A mathematical model of a three-dimensional mixing layer laden with evaporating fuel drops composed of many chemical species has been derived. The study is motivated by the fact that typical real petroleum fuels contain hundreds of chemical species. Previously, for the sake of computational efficiency, spray studies were performed using either models based on a single representative species or models based on surrogate fuels of at most 15 species. The present multicomponent model makes it possible to perform more realistic simulations by accounting for hundreds of chemical species in a computationally efficient manner.

Figure 1. The Evolution of Residual Droplet Areas was computed for the single-component and multicomponent cases. Here t* is time in units of a characteristic time calculated from initial parameters of the mixing layer, Do is the initial drop diameter, D is the drop diameter as a function of time, and denotes an ensemble average.

The model is used to perform Direct Numerical Simulations in continuing studies directed toward understanding the behavior of liquid petroleum fuel sprays. The model includes governing equations formulated in an Eulerian and a Lagrangian reference frame for the gas and the drops, respectively. This representation is consistent with the expected volumetrically small loading of the drops in gas (of the order of 10–3), although the mass loading can be substantial because of the high ratio (of the order of 103) between the densities of liquid and gas. The drops are treated as point sources of mass, momentum, and energy; this representation is consistent with the drop size being smaller than the Kolmogorov scale. Unsteady drag, added-mass effects, Basset history forces, and collisions between the drops are neglected, and the gas is assumed calorically perfect.

The model incorporates the concept of continuous thermodynamics, according to which the chemical composition of a fuel is described probabilistically, by use of a distribution function. Distribution functions generally depend on many parameters. However, for mixtures of homologous species, the distribution can be approximated with acceptable accuracy as a sole function of the molecular weight. The mixing layer is initially laden with drops in its lower stream, and the drops are colder than the gas. Drop evaporation leads to a change in the gas-phase composition, which, like the composition of the drops, is described in a probabilistic manner.

Figure 2. Drop Number Density is shown in a representative plane at the final computation time: (a) single-component drop layer and (b) multicomponent drop layer.

The advantage of the probabilistic description is that while a wide range of individual species can be accommodated in the mixture, the number of governing equations is increased minimally over that necessary for a single species because the composition is represented only by the parameter(s) necessary to construct the distribution function. Here the distribution function is entirely defined by the mean and variance. For this choice of distribution function, the model accounts for evaporation-induced changes in the composition of fuel drops and the surrounding gas, yet involves only two more conservation equations (one for the mean and one for the variance) than does an equivalent model for a single-component fuel. The initial mathematical form of the distribution function is postulated to be retained during the drop lifetime, but with evolving mean and variance as the drops evaporate.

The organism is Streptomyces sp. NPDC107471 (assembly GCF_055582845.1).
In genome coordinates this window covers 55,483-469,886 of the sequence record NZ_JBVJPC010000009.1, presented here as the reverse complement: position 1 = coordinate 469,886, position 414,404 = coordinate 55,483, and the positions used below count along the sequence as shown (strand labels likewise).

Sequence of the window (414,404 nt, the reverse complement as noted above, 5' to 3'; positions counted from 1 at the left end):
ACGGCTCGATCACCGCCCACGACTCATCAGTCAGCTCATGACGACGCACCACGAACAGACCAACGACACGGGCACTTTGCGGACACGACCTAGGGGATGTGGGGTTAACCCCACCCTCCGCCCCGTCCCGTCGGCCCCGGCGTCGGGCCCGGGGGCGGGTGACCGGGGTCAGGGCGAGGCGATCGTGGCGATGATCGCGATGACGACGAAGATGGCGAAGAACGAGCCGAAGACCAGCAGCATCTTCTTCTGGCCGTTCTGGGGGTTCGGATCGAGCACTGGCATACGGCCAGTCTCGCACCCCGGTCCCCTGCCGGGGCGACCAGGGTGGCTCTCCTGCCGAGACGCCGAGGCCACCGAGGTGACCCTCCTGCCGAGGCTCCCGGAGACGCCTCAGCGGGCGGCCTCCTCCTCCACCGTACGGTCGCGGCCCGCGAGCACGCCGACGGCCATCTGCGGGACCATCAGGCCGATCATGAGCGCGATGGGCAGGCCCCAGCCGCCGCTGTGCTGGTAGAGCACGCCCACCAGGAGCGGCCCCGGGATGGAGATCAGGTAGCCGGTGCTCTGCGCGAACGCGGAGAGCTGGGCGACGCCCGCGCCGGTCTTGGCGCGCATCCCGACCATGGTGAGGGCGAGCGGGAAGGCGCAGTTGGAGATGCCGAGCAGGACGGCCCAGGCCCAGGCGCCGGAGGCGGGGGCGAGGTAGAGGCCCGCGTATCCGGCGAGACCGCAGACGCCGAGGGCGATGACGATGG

In a test, a mixing-layer simulation was performed for drops of single-component-fuel and another such simulation for drops of a multicomponent fuel. Analysis of the results revealed that although the global layer characteristics were similar in the single-component and multicomponent cases, the drops evaporated more slowly in the multicomponent than in the single-component case (see Figure 1). The slower evaporation of the multicomponent drops was primarily attributed to the lower volatility of higher molar-weight species and to condensation of these species on drops transported in regions of different gas composition. The more volatile species released in the gas phase earlier during the drop lifetime were found to be entrained in the mixing layer, whereas the heavier species that evaporated later during the drop lifetime tended to reside in regions of high drop-number density. This behavior was found to lead to segregation of species in the gas phase on the basis of the relative evaporation time from the drops. The slower evaporation of multicomponent fuel drops was found to lead to regions of higher drop-number density in the drop-laden layer and to permit greater interaction of the drops with the flow, resulting in a more developed small-scale structure (see Figure 2).

This work was done by Josette Bellan and Patrick Le Clercq of Caltech for NASA's Jet Propulsion Laboratory. For further information, access the Technical Support Package (TSP) free on-line at www.techbriefs.com/tsp under the Physical Sciences category.


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Model of Mixing Layer With Multicomponent Evaporating Drops

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This article first appeared in the March, 2004 issue of NASA Tech Briefs Magazine.

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